If you delete snapshots out of sequence, it is possible that the numbers could be reused. A simple sort by snapshot name could be confusing. Make sure to verify the create stamp on the pool when you work with pool snapshots that use the default naming scheme.

The snapshot name can be 2 to 16 characters in length and must adhere to the same character conventions as for poolnames. If the poolname is too long to allow the snapshot identifier to be appended, the poolname is truncated so that the length of the pool snapshot name is 16 characters. For example, if the poolname is POOL_EUR_MANUF (14 characters), its name would be truncated then the snapshot identifier appended. The number of characters to be truncated would depend upon the pool snapshot number, such as POOL_EUR_MANU_S1, POOL_EUR_MAN_S12, or POOL_EUR_MA_S102

If you bring a pool snapshot online, its volume names are automatically renamed to indicate that they are snapshot volumes. By default, _SV is added to volume names to indicate the storage object is a volume in a pool snapshot.

For example, if your original pool is named users, its default pool snapshot name is users_s1. If its volumes are named users_aj and users_ kz, the volumes in the snapshot pool are users_aj_sv, users_aj_sv001 and users_kz_sv, users_kz_sv001 and so on.

Alternate Naming Scheme

You can optionally adopt your own naming convention for pools. If you create multiple snapshots of a pool each day, consider using a logical naming convention that identifies the poolname and numbers that allow sequential listing based on the order the snaps were taken. Of course, the time stamp shows the exact time that the snapshot was taken, and you can always refer to it to be sure you have the right snapshot.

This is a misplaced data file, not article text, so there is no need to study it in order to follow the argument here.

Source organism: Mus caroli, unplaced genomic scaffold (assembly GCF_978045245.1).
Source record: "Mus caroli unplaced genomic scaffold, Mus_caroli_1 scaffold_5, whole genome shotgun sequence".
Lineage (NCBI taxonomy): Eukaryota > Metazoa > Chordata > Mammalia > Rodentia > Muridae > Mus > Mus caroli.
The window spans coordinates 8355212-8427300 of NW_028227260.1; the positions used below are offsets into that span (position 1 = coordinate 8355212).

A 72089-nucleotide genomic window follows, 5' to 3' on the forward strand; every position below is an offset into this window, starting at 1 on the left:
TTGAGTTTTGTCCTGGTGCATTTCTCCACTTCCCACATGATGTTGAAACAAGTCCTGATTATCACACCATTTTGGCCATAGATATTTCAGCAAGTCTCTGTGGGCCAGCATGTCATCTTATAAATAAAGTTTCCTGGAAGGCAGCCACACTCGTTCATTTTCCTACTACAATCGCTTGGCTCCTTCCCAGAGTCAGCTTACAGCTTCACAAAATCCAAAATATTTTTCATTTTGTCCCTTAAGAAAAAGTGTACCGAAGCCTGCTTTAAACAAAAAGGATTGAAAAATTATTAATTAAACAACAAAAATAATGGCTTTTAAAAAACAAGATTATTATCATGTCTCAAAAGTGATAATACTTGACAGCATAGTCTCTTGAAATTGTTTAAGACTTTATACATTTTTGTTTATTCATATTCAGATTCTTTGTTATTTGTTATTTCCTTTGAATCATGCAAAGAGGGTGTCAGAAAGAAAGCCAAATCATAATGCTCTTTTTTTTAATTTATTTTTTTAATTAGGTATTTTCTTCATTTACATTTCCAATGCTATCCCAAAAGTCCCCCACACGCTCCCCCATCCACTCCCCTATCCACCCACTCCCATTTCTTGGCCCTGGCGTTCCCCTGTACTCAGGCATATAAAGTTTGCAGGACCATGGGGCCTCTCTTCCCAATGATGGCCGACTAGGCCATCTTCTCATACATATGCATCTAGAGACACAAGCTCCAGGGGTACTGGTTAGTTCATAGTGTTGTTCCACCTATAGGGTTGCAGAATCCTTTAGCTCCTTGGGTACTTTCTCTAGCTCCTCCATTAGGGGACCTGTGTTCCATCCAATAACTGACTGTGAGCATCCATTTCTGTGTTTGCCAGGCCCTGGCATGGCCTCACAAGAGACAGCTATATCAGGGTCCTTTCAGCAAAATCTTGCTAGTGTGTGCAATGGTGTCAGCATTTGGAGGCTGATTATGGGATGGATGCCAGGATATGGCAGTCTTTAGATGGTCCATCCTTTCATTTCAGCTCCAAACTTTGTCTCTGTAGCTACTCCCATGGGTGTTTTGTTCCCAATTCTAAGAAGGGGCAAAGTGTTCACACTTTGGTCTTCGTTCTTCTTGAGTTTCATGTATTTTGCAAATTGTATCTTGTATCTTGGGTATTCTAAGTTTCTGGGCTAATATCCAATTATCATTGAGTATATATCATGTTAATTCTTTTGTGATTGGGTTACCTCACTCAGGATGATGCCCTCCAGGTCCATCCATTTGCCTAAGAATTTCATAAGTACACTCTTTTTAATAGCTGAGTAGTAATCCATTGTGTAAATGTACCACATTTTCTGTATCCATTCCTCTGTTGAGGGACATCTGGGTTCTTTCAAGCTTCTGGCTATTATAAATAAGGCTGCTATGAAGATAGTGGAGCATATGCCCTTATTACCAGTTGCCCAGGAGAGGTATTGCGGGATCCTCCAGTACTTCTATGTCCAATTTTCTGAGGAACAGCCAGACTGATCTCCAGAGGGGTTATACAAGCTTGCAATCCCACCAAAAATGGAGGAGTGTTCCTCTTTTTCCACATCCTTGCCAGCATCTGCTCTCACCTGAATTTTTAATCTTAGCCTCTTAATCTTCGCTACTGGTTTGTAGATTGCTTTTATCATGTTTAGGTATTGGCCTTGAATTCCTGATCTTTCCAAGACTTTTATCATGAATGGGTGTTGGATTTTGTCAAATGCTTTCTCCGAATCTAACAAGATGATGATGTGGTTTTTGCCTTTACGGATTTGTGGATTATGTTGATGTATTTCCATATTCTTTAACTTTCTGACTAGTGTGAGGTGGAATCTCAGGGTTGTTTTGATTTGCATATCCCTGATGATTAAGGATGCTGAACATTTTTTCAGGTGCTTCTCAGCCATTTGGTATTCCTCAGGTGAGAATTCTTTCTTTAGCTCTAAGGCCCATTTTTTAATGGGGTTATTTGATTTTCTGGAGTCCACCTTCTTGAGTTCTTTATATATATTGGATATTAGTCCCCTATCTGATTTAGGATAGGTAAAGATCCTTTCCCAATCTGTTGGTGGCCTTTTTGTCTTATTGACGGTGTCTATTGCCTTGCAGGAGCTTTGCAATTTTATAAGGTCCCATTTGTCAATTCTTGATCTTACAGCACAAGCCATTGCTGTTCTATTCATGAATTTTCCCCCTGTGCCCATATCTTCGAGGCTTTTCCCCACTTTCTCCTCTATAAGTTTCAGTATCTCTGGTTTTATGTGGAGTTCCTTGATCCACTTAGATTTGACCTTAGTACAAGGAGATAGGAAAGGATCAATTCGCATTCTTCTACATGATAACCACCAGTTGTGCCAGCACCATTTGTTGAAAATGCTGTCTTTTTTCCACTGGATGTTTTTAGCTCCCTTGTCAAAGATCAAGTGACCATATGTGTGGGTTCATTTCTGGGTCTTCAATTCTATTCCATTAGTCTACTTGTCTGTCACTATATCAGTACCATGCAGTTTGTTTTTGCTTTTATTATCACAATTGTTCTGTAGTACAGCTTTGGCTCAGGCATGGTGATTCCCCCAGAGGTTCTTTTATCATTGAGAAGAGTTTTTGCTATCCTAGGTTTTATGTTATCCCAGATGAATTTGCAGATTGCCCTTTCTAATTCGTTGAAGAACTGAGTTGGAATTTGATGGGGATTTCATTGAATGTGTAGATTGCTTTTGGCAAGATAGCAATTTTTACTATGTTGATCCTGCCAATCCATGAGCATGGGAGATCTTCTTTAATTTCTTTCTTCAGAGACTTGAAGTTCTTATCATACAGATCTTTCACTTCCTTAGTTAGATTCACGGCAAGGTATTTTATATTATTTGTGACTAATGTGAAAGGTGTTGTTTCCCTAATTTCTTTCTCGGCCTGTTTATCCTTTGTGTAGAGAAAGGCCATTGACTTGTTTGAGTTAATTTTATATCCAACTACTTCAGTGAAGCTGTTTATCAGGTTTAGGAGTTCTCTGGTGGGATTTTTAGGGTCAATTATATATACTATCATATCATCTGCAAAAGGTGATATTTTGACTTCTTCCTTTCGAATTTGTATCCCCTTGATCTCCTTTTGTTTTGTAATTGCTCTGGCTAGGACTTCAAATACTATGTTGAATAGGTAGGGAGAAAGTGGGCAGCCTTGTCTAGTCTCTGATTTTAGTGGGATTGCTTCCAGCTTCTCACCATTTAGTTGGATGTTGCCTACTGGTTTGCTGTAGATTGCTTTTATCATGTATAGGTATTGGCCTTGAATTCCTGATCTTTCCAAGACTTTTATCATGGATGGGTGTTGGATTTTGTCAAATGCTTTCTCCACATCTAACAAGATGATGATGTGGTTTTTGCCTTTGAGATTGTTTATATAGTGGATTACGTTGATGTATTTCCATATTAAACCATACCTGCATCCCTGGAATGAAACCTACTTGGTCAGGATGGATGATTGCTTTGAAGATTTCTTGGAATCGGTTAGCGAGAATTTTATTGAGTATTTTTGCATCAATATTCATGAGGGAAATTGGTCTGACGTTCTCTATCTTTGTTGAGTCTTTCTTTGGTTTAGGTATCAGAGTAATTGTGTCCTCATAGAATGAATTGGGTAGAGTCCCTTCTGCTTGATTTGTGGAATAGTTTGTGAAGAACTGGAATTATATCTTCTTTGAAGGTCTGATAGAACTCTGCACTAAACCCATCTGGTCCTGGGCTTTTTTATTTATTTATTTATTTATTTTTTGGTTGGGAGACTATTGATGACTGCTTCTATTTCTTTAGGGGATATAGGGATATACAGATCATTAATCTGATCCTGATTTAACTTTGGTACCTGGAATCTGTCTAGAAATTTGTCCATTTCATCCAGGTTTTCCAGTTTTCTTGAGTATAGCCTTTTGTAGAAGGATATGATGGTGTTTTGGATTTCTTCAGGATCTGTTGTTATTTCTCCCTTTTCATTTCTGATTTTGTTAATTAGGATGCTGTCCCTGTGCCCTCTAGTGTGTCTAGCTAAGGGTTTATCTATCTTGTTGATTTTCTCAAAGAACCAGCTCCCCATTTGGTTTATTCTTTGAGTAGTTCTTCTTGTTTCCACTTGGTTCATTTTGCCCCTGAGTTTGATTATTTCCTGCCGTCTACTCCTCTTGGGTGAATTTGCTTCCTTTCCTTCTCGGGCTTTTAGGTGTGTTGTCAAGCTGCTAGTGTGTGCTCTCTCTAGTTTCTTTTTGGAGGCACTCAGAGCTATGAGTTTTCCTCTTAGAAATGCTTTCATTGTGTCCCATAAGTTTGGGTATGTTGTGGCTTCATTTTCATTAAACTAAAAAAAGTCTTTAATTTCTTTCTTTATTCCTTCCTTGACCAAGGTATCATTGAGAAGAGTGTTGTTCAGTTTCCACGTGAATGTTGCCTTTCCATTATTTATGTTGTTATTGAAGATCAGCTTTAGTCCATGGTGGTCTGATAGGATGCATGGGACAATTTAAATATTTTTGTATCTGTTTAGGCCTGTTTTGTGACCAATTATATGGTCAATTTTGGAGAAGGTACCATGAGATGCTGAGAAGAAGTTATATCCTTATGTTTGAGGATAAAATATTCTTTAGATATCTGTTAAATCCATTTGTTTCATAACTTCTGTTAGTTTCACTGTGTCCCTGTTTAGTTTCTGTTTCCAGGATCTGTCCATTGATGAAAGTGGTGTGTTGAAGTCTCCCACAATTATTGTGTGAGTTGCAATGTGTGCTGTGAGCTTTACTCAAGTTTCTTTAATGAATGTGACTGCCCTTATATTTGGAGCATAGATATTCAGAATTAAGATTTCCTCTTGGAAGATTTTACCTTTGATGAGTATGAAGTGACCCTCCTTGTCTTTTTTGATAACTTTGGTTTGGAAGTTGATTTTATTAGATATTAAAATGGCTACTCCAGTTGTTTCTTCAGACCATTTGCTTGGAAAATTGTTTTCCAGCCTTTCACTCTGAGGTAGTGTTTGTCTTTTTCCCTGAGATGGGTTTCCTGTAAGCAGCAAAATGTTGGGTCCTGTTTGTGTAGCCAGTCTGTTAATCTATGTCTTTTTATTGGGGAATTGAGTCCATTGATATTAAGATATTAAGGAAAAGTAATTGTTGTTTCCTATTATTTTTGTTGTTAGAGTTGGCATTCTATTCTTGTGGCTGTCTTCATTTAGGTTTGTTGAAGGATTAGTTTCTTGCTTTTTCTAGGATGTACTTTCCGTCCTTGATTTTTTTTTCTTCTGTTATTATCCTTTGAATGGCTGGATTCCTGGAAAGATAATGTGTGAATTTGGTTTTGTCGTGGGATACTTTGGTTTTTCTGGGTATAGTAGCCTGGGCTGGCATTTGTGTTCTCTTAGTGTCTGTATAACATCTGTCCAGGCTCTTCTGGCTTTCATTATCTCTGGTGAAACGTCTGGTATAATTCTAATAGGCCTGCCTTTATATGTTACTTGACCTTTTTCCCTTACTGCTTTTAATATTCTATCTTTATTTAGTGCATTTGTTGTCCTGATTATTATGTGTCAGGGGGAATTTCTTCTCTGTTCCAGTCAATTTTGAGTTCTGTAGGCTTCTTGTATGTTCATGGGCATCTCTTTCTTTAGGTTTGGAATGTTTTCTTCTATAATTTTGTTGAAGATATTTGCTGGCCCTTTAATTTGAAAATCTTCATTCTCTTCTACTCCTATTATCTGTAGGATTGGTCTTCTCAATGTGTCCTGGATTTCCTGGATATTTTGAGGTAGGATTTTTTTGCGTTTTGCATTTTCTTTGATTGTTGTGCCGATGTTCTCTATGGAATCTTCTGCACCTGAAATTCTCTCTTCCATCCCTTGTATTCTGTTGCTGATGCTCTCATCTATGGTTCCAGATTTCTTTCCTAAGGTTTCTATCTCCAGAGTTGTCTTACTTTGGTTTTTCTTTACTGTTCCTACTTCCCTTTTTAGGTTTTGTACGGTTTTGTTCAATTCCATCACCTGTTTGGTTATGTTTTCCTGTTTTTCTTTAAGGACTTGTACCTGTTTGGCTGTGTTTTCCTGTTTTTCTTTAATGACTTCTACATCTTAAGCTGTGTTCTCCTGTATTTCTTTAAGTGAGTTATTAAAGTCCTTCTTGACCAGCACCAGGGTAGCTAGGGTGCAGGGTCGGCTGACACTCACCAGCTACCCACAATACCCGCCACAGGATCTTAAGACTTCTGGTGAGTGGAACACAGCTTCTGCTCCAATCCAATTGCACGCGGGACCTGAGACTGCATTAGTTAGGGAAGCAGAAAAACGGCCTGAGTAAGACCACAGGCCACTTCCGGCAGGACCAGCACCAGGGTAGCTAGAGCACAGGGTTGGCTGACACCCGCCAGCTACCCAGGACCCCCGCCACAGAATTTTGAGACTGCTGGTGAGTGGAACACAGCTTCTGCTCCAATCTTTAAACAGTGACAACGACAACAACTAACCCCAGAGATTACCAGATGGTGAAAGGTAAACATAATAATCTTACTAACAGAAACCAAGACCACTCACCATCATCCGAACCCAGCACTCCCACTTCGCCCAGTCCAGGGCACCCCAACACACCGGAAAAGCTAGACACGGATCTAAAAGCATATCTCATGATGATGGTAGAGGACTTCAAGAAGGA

Considerations for Naming

It is also important to consider the names of existing pools and pool snapshots and your naming conventions when you name new data pools and volumes. You should get errors if you attempt to create pools with names that are in use by pool snapshots, and vice versa.

If a volume with the same name as a snapshot volume exists on the server when you mount a snapshot pool, NSS automatically appends the snapshot volume name with an additional sequential number (such as VOL1_SV001) or characters (such as VOL1_SV_SV) as it onlines the volume. This makes the snapshot name unique with respect to the active volumes while the pool snapshot is online.

If name conflicts occur, you might need to rename a pool or pool snapshot to a unique name in order to bring the pool snapshot online.

17.2.5 Guidelines for Choosing the Stored-On Location

Each snapshot that you create for a pool needs its own stored-on partition. Specify an NLVM-managed device where you want to create the snapshot partition. Each snapshot partition must have the same shared state as the original pool being snapshot.

IMPORTANT:Creating snapshots of clustered NSS pools is not supported.

Snapshots are not supported on RAID1 devices.

When you create a pool’s snapshot, you select the device and specify the size to use. You cannot increase the size of the partition later, so make sure you allow sufficient space.

Each snapshot grows as more blocks are changed on the original pool. Theoretically, if all of the original blocks changed, each snapshot's stored-on partition would need to be as big as the original pool. Typically, the disk space needed for each pool snapshot is 10 to 20 percent of the original pool size. The amount of space required depends on the snapshot retention policy and the turnover rate for data in the original pool. A snapshot should never be allowed to completely fill its stored-on partition. If a snapshot's stored-on partition runs out of space, the copy-on-write blocks cannot be written to it, and write errors occur on the original pool. Allow ample space for the snapshot to grow over time when you specify a size for the snapshot’s stored-on partition.